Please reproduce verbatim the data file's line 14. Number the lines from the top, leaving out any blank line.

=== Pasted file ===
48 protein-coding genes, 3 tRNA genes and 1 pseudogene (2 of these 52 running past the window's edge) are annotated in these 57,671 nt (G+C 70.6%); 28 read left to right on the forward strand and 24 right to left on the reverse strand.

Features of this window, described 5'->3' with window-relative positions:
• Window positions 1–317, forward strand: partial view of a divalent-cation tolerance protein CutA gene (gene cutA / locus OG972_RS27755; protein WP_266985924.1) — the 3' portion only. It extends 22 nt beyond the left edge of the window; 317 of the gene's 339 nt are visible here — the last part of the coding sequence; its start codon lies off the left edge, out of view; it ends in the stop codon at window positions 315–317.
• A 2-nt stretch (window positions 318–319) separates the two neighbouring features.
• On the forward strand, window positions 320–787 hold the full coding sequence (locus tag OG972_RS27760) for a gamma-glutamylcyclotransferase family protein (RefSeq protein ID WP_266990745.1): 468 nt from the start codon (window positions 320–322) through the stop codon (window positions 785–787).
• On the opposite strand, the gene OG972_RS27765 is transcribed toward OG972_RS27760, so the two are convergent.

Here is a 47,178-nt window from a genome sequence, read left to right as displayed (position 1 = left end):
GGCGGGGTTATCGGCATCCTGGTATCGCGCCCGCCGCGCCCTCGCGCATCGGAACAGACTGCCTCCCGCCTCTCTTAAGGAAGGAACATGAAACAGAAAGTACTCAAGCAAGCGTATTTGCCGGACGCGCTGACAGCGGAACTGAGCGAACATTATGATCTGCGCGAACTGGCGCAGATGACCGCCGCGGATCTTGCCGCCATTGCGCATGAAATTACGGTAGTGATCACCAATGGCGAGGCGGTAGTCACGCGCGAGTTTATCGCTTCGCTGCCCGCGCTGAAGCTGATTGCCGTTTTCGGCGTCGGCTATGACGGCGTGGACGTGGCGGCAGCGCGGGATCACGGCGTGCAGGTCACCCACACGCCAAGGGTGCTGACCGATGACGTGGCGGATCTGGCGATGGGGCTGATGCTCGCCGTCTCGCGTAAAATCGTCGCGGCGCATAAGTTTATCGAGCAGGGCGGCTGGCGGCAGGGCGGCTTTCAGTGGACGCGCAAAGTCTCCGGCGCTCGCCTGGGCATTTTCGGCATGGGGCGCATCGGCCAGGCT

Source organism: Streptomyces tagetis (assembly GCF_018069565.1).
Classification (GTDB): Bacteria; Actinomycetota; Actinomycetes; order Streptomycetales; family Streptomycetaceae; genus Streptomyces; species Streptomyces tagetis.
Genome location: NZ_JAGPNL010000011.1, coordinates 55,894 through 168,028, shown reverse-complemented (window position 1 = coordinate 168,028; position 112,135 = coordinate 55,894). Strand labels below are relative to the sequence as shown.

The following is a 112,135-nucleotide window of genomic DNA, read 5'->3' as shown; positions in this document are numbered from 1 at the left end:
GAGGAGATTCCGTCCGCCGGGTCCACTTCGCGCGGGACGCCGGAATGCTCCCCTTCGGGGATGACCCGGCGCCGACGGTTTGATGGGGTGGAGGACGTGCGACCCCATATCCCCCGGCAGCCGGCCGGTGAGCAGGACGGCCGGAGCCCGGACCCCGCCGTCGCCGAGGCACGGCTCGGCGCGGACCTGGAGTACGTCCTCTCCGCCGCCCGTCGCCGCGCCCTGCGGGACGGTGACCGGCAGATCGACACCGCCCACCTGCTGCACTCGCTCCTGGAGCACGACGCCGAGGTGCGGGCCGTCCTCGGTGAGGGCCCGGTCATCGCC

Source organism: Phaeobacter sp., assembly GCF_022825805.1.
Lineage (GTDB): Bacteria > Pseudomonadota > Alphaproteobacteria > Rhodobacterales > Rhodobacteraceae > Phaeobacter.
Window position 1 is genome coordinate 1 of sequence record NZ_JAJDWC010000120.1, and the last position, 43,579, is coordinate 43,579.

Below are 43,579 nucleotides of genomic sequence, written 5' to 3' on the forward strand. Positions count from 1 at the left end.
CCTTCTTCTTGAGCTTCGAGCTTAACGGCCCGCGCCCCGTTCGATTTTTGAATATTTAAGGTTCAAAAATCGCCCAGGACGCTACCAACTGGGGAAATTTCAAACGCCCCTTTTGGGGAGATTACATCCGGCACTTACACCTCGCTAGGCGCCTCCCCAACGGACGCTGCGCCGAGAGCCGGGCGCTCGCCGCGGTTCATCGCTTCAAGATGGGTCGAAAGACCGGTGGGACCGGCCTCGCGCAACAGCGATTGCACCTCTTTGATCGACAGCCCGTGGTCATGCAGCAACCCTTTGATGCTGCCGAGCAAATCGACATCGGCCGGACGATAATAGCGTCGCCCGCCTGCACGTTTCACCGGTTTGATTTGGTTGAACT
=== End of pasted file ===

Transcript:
Source organism: Phaeobacter sp., assembly GCF_022825805.1.